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  ECS 945P-M3 rev.3.0...

[June 2021] Some months ago I acquired an ECS 945P-M3 motherboard as part of a faulty desktop computer system.

These boards aren't anything particular special, it's an old LGA775 board and seem prone to a certain issue (as we shall see*), but I do like the purple-coloured PCB.

Issue #1: The initial issue was that the BIOS had reset, losing its settings and its ability to BOOT from the hard drive. It turned out that the default setting for the hard drive was RAID rather than the required AHCI (or IDE). I had to remember this while I was working on the board with the CMOS battery removed.

Issue #2: With AHCI set correctly the motherboard seemed to perform reliably, however it was apparent that there was another issue lurking, or leaking; a few capacitors on the board were showing signs of failing (it seems to me this is a common issue with these boards).

The obviously failing capacitors were all of the same type (1000uF 6.3V 105'c) so I elected to treat this as a project board and replace those ones (rather than interfere with any of the others that looked fine). I'd never "recapped" a board before but had watched Youtube videos of the process involved. I ordered replacement components, although I elected for 'Hitano' ones, but checked they were going to be of a similar size.

Here are the old capacitors removed:

It was fortunate I was treating this as a project board as I managed to cause some damage in the desoldering process; one of the (very) nearby traces got damaged (I'd evidently applied a little too much heat to the board here in my effort to remove the capacitors). Luckily I noticed the problem before testing the board because the fine copper trace was now making contact with the solder pad of the neighbouring capacitor.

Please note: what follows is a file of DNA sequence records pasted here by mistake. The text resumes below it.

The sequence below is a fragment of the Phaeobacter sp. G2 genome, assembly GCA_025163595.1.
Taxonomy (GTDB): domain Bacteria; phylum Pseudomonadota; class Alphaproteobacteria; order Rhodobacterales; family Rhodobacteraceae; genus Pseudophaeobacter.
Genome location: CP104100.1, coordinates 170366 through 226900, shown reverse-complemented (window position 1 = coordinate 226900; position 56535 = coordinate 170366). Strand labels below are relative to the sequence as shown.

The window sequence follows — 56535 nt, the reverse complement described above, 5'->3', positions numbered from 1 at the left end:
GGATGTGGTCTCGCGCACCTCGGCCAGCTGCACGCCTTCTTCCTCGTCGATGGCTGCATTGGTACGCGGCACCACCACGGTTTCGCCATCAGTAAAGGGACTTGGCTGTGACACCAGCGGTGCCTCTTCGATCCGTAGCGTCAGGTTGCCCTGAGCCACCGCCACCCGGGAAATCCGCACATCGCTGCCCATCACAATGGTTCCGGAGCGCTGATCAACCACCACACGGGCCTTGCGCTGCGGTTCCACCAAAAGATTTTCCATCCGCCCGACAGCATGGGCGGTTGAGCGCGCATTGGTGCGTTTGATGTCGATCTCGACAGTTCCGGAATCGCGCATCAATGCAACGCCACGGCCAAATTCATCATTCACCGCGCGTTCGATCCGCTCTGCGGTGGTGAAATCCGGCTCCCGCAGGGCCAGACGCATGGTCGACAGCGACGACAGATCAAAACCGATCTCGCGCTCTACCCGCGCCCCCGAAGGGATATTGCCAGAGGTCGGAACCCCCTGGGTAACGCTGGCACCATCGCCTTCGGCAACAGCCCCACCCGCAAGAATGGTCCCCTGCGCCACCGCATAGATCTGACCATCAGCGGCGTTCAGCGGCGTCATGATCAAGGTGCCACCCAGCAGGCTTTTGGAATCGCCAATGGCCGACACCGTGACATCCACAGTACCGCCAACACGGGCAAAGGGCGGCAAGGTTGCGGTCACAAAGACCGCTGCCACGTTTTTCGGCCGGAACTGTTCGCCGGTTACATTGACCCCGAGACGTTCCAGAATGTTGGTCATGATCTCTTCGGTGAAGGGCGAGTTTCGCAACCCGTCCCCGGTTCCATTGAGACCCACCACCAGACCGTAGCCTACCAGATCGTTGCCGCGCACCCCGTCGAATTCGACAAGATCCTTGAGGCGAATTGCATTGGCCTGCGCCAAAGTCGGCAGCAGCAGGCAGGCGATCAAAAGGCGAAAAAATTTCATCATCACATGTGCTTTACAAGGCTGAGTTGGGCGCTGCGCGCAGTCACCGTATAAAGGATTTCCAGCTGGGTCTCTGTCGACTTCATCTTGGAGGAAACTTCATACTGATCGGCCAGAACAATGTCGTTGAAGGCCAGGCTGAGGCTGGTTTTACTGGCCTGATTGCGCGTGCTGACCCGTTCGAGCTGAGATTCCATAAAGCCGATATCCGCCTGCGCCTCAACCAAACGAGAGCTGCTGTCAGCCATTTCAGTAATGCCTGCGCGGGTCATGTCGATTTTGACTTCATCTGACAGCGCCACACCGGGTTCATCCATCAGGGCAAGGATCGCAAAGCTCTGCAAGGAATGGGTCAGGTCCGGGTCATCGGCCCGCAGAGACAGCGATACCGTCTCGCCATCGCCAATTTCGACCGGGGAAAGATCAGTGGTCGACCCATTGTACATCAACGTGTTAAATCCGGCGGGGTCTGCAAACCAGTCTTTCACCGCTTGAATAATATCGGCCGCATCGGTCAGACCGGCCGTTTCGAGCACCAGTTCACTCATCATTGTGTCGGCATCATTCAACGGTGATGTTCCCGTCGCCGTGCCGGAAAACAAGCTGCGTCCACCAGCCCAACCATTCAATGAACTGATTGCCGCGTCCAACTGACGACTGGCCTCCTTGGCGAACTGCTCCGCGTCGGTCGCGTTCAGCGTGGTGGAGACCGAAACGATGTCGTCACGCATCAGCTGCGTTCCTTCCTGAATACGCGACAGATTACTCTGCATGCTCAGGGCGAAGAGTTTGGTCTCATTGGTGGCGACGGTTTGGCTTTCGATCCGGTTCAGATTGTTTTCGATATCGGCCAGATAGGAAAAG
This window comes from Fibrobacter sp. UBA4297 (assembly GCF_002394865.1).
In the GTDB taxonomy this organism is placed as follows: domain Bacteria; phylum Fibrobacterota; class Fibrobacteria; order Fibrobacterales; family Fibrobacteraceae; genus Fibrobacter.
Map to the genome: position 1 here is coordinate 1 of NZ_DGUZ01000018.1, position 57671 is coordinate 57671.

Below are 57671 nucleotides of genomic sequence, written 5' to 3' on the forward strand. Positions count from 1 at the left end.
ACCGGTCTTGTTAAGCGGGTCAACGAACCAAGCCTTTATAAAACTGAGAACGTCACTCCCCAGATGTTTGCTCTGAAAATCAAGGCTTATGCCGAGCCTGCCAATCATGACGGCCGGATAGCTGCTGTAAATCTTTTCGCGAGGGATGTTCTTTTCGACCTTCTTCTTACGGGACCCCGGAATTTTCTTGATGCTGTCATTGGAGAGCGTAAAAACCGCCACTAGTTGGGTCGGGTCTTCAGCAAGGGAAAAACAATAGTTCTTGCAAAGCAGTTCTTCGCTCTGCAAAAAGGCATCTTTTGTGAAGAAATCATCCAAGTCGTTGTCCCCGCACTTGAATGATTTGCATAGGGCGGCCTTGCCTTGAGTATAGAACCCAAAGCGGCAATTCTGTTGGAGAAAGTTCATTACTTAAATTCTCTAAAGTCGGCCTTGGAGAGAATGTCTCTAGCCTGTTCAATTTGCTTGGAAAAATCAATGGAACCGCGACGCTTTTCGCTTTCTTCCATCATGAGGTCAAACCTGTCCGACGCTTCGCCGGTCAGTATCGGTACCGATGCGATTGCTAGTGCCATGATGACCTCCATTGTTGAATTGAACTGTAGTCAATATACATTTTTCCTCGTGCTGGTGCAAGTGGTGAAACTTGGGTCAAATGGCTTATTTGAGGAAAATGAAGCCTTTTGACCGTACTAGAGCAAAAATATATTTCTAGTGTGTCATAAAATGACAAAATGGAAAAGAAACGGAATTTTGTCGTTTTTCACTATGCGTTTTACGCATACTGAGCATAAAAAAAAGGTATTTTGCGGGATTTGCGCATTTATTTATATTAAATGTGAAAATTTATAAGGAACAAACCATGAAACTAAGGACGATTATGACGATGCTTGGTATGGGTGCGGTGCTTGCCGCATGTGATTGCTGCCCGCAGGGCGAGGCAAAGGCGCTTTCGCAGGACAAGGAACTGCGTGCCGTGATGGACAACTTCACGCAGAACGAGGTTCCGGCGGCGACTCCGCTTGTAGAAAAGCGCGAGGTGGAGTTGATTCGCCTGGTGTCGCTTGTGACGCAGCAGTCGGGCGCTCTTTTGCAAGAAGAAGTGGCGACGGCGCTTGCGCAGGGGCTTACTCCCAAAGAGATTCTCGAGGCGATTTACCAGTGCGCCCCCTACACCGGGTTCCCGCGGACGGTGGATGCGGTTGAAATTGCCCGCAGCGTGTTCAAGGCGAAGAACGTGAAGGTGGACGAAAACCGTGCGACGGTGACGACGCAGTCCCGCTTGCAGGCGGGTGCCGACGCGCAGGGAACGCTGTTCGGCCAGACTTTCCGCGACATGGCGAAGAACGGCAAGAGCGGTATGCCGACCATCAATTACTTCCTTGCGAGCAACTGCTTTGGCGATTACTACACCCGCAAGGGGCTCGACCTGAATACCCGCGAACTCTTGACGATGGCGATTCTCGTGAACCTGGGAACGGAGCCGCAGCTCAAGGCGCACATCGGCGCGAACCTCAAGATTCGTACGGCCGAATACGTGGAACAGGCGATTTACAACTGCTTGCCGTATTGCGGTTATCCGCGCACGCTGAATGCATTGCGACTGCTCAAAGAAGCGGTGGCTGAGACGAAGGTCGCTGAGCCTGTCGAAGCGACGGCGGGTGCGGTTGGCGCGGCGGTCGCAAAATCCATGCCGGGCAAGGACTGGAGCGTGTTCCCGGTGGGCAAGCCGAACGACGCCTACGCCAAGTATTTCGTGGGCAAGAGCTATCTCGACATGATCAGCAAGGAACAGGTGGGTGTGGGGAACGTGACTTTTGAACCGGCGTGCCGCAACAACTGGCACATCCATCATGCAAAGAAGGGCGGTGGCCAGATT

Thankfully the trace was still in tact and I was able to gently nudge back to its original location; I then covered it over with a dab of paint.

I powered up the motherboard and it worked (I was quite surprised!). I have done no further testing yet though so I can only assume all the replaced capacitors are doing their thing (one looks to be related to the PCI-E x1 slot).

Issue #3: While I was replacing the capacitors I noticed some further damage to the motherboard. A component had failed near the USB headers and left a sooty mark up the board.

I was already aware that there was damage to the USB sockets on the front of the computer's case, and these headers were where those sockets connected to. I had assumed that the sockets had just been broken at some point and that was the extent of the issue, but now it seemed obvious that in the process of the sockets being damaged a short had damaged whatever component was supposed to be at that location on the board. I tested the headers and indeed found them not to be working.

Due to the extent of the damage there was no component left to determine what exactly should have been there. I looked at other motherboards I had to look for something similar, but with no luck. I also looked for images on Google and for similar motherboards being sold on ebay to see if I could determine what component was there, but sadly none of the images were of a high enough resolution. I also considered buying another of the same motherboard just so I could identify the component and repair this one, but none were available for a reasonable price.

It seemed that whatever component was originally there simply bridged two solder pads, rather than there being, say two or three contacts on one side and one on the other; there were also no similar components elsewhere on the board that I could refer to. It wasn't until I was searching for components for another project that I happened upon an image of a "resettable fuse" and I realised that's what was likely what I needed. But of what value? I still didn't know this but I took another look at my other motherboards and found one with similar components neighbouring the USB headers and found one with a resettable fuse here, I could see the numbers printed on it (P 260) and have ordered some of the same (PTTC SPR-P260T SMD 2.6A 6V PTC Resettable Fuses).

They'll be coming from China so will take a while; hopefully that'll get the USB headers working again. The USB sockets on the front of the case are too damaged to repair and are not easily replaceable so I'll likely fill them with hot glue to seal them off and connect a fresh set of sockets that can be situated in a spare drive bay.

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